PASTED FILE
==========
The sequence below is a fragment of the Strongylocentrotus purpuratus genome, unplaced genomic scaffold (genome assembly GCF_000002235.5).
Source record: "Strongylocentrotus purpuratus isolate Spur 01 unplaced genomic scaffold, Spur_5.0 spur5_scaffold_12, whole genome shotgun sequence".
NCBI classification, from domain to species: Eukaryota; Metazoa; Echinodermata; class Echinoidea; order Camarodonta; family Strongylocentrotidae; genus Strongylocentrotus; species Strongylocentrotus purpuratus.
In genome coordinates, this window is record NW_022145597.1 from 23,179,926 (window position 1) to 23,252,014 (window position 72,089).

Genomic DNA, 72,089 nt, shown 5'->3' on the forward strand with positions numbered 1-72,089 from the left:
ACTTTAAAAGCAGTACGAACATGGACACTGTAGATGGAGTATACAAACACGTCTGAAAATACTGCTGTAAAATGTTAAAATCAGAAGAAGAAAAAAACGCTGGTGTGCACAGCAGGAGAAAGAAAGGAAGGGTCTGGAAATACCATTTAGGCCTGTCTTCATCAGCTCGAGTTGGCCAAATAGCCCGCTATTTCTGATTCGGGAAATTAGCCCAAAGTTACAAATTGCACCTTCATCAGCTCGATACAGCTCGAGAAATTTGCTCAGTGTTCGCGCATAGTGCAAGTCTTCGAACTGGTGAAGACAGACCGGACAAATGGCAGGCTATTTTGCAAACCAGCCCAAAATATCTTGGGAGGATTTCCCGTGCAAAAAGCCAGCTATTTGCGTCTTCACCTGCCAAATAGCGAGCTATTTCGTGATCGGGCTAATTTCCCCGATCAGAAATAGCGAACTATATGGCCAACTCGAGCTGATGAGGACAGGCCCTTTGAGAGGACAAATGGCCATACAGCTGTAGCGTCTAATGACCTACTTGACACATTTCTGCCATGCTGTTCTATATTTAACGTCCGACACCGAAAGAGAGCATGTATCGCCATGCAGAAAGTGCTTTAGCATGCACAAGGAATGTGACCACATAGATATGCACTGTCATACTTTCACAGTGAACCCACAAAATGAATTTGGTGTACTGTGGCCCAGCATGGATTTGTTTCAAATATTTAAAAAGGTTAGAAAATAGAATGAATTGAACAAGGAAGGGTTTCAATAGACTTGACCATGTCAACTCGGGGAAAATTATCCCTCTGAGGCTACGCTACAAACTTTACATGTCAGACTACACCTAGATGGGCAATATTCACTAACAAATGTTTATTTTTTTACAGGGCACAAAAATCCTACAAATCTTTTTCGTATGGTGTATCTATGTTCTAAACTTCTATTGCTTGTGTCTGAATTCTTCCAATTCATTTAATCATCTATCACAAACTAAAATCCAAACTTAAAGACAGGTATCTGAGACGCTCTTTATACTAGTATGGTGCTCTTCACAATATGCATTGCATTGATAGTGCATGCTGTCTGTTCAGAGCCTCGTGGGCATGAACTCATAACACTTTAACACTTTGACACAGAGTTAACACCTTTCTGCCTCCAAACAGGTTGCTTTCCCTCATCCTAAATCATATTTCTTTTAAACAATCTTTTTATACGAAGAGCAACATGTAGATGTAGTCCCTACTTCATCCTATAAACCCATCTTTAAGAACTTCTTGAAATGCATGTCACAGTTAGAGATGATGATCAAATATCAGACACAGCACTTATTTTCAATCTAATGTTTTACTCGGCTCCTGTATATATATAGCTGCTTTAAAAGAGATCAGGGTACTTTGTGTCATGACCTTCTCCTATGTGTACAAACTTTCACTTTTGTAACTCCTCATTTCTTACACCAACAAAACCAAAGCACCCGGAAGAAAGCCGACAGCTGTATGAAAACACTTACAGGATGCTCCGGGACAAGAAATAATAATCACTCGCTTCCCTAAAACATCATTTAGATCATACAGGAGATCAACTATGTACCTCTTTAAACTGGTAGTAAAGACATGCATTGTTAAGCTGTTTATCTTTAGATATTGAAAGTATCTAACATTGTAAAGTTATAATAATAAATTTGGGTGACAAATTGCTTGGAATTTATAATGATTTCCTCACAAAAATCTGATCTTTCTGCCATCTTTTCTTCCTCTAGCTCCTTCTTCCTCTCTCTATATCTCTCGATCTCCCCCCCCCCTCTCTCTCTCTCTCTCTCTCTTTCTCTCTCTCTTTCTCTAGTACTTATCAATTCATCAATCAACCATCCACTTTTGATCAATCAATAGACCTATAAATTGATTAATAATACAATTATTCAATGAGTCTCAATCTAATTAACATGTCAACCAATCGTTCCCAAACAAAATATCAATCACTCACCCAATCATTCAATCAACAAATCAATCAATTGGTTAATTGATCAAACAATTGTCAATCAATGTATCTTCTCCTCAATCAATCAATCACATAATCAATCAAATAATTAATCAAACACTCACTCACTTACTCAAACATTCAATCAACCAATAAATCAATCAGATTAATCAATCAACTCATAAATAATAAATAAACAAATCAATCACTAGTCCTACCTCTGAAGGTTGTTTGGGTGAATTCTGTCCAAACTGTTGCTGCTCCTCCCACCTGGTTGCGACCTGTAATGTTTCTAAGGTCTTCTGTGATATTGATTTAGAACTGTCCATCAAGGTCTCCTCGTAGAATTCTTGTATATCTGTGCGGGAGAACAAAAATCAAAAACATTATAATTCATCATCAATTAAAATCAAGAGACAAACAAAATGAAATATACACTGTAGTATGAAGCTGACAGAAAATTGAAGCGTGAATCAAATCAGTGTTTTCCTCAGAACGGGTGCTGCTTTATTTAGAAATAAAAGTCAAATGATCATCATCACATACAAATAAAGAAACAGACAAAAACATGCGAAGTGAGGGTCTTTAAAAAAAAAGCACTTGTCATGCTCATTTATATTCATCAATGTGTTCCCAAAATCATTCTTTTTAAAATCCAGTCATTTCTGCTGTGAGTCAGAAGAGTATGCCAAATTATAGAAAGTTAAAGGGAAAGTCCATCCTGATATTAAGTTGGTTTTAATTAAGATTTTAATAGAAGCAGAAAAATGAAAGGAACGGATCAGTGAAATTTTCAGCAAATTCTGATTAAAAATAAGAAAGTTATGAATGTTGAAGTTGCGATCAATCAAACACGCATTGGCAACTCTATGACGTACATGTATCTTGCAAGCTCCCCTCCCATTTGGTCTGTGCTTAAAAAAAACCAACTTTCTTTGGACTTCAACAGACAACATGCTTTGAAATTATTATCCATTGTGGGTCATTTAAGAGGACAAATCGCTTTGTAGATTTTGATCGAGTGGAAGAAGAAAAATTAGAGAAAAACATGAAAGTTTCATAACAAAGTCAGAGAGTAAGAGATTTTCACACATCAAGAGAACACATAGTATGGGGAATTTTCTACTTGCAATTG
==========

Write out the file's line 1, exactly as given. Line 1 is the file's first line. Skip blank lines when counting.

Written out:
The sequence below is a fragment of the Strongylocentrotus purpuratus genome, unplaced genomic scaffold (genome assembly GCF_000002235.5).